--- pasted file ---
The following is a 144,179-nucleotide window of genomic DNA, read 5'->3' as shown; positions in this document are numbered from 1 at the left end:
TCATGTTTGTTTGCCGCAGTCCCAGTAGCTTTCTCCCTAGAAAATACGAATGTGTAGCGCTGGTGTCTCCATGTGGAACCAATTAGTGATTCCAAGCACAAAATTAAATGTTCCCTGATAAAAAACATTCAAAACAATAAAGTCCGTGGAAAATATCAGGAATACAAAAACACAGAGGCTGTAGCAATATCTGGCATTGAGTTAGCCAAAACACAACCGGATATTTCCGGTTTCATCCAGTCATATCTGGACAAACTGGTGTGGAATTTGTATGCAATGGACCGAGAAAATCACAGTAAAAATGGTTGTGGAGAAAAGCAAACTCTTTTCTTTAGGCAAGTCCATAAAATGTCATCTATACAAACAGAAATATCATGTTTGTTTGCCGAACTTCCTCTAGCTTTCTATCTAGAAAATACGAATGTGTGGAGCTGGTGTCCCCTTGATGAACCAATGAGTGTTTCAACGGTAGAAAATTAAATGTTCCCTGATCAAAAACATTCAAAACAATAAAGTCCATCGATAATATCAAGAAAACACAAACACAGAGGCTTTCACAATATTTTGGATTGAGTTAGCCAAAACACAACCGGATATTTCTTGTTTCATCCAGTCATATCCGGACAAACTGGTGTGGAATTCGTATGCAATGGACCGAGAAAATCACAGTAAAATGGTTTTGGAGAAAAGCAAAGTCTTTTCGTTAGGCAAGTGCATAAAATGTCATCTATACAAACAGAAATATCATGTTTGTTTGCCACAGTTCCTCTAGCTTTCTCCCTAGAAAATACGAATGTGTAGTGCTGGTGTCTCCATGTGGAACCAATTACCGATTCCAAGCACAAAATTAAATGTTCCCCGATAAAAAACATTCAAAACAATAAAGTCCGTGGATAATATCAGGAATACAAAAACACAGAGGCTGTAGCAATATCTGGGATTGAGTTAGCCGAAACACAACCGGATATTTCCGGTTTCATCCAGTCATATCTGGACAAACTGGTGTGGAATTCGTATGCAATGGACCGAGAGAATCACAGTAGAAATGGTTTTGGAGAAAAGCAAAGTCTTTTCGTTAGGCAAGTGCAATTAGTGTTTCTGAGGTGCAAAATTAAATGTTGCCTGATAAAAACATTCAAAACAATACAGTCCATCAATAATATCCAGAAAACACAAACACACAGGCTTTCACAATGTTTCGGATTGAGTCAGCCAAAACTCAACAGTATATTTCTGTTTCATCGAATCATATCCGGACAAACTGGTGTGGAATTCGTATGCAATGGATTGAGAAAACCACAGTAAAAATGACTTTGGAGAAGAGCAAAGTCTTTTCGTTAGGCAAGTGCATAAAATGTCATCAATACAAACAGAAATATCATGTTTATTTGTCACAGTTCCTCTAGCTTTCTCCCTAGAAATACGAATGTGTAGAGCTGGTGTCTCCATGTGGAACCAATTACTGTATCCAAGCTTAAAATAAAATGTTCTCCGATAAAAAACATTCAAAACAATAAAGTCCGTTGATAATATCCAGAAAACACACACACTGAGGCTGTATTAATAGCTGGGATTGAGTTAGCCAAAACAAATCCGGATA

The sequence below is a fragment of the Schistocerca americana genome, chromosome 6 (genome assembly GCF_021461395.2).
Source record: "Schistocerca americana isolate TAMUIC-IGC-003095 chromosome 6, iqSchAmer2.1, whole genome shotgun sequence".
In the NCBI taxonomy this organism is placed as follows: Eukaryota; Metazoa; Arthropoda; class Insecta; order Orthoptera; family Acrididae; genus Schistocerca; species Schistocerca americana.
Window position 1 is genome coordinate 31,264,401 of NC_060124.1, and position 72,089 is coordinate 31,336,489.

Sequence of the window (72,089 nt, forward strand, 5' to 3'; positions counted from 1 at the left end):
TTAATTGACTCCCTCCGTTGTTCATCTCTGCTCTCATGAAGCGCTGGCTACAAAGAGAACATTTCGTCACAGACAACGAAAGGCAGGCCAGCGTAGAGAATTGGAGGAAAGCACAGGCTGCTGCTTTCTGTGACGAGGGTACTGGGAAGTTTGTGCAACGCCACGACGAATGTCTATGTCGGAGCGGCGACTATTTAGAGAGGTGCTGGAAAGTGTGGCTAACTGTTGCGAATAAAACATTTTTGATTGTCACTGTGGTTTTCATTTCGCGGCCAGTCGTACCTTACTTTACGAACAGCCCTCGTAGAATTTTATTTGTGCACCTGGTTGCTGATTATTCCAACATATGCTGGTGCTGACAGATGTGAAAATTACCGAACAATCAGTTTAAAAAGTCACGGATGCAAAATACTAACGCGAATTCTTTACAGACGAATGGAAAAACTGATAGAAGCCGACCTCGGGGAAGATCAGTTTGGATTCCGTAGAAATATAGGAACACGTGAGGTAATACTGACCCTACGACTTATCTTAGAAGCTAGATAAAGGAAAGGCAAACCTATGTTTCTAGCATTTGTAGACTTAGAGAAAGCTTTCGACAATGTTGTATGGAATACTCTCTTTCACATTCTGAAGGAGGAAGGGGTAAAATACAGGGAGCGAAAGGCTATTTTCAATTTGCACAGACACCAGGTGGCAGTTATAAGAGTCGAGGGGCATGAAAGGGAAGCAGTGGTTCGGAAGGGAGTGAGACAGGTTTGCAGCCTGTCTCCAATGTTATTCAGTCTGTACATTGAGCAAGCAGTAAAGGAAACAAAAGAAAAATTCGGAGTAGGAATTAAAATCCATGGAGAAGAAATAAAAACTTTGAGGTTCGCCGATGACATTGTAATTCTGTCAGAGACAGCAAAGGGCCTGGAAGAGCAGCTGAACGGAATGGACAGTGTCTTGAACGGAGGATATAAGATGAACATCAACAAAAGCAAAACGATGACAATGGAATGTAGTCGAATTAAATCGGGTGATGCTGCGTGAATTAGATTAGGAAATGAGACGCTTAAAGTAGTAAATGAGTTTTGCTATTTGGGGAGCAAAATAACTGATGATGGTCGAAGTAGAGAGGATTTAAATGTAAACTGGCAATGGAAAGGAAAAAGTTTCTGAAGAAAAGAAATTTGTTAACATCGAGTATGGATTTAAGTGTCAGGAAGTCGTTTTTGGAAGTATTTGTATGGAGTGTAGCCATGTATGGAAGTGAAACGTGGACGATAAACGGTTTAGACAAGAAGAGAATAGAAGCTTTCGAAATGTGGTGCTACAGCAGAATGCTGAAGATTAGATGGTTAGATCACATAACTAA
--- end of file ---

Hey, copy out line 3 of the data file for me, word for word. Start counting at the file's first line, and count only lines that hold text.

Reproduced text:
The sequence below is a fragment of the Schistocerca americana genome, chromosome 6 (genome assembly GCF_021461395.2).